If mortgagees are entitled to "lie in the weeds" while advancing funds for the project and then attempt to gain priority later by registering mortgages after liens arise, this would be unfair to lien claimants and contrary to the overall protection intended by the Act.

A Procedural Aside

After the mortgagee appealed, the receiver brought a motion for directions as to the proper venue for the appeal.

Normally, an appeal from an order made under the Construction Act lies to the Divisional Court under section 71(1) of the Act. However, because of the underlying receivership process, the court ruled that the appeal lay to the Ontario Court of Appeal because the impugned order was granted, at least partly, in reliance on jurisdiction under the Bankruptcy and Insolvency Act. The court held that the operative question to determine the appeal route in this case is “whether the order under appeal is one granted in reliance on jurisdiction under the Bankruptcy and Insolvency Act. Where it is, the appeal provisions of that statute are applicable.”

The construction lien claimants responded by bringing their own motion to quash the appeal on the basis that the mortgagee failed to seek leave to appeal and for other irregularities with the appeal.

The Ontario Court of Appeal’s Decision

The court first granted leave for the mortgagee’s appeal and in turn dismissed the construction lien claimants’ motion to quash the appeal. Ultimately, the mortgagee’s appeal was dismissed. In dismissing the appeal, the court considered the mortgagee’s arguments in the same order as the motion judge.

Beginning with subsection 78(6) of the Construction Act, the third mortgagee argued that his mortgage was a “subsequent mortgage” and therefore the mortgage had priority over any lien claims, subject to any deficiency in holdback. Subsection 78(6) reads as follows:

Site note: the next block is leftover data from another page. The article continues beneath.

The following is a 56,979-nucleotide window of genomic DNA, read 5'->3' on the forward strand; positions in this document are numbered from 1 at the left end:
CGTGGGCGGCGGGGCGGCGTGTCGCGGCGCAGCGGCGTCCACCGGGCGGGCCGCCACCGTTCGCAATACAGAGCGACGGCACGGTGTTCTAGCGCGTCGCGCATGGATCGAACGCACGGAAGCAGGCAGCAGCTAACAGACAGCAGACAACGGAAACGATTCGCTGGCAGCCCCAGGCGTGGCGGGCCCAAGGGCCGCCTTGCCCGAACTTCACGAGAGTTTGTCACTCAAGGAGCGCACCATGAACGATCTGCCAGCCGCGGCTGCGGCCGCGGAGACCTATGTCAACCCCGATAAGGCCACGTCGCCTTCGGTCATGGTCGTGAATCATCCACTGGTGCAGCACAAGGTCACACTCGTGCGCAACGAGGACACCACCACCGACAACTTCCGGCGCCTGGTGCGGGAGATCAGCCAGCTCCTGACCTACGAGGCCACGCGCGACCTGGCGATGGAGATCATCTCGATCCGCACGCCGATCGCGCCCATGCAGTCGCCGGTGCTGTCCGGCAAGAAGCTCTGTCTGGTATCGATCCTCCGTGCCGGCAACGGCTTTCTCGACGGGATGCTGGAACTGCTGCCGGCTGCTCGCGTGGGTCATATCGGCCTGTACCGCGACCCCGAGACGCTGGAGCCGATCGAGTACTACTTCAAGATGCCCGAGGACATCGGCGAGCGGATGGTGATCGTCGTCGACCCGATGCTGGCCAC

(6) Subject to subsections (2) and (5), a conveyance, mortgage or other agreement affecting the owner's interest in the premises that is registered after the time when the first lien arose in respect to the improvement, has priority over the liens arising from the improvement to the extent of any advance made in respect of that conveyance, mortgage or other agreement, unless,

(a) at the time when the advance was made, there was a preserved or perfected lien against the premises; or

(b) prior to the time when the advance was made, the person making the advance had received written notice of a lien.

This argument failed because the mortgage in question was taken by Mr. Dal Bianco and registered in 2018, more than three years after the last advance was made in 2015. The court held that subsection 78(6) granted priority to mortgagees over “any advance made in respect of that … mortgage”. Here, because the funds were advanced first, and then secured years later by the taking and registering of a mortgage, the funds were not made “in respect of” the mortgage.

The third mortgagee’s further argument relying on section 78(2) of the Construction Act also failed. Section 78(2) reads as follows:

(2) Where a mortgagee takes a mortgage with the intention to secure the financing of an improvement, the liens arising from the improvement have priority over that mortgage, and any mortgage taken out to repay that mortgage, to the extent of any deficiency in the holdbacks required to be retained by the owner under Part IV, irrespective of when that mortgage, or the mortgage taken out to repay it, is registered.

The court found that the mortgagee could not rely on this subsection for the very same reason he could not rely on subsection 78(6): the wording of subsection 78(2) is such that for a mortgagee to bring themselves within this exception, they need to first take the mortgage and then lend funds to finance the improvement. This subsection does not contemplate granting priority to mortgagees over lien claimants by allowing the mortgagee to first finance the improvement and then take a mortgage thereafter. Mortgagees are not entitled to “lie in the weeds”, wait until lien claims surface and then move to take a mortgage and register their mortgage on title to assert priority over the lien claims.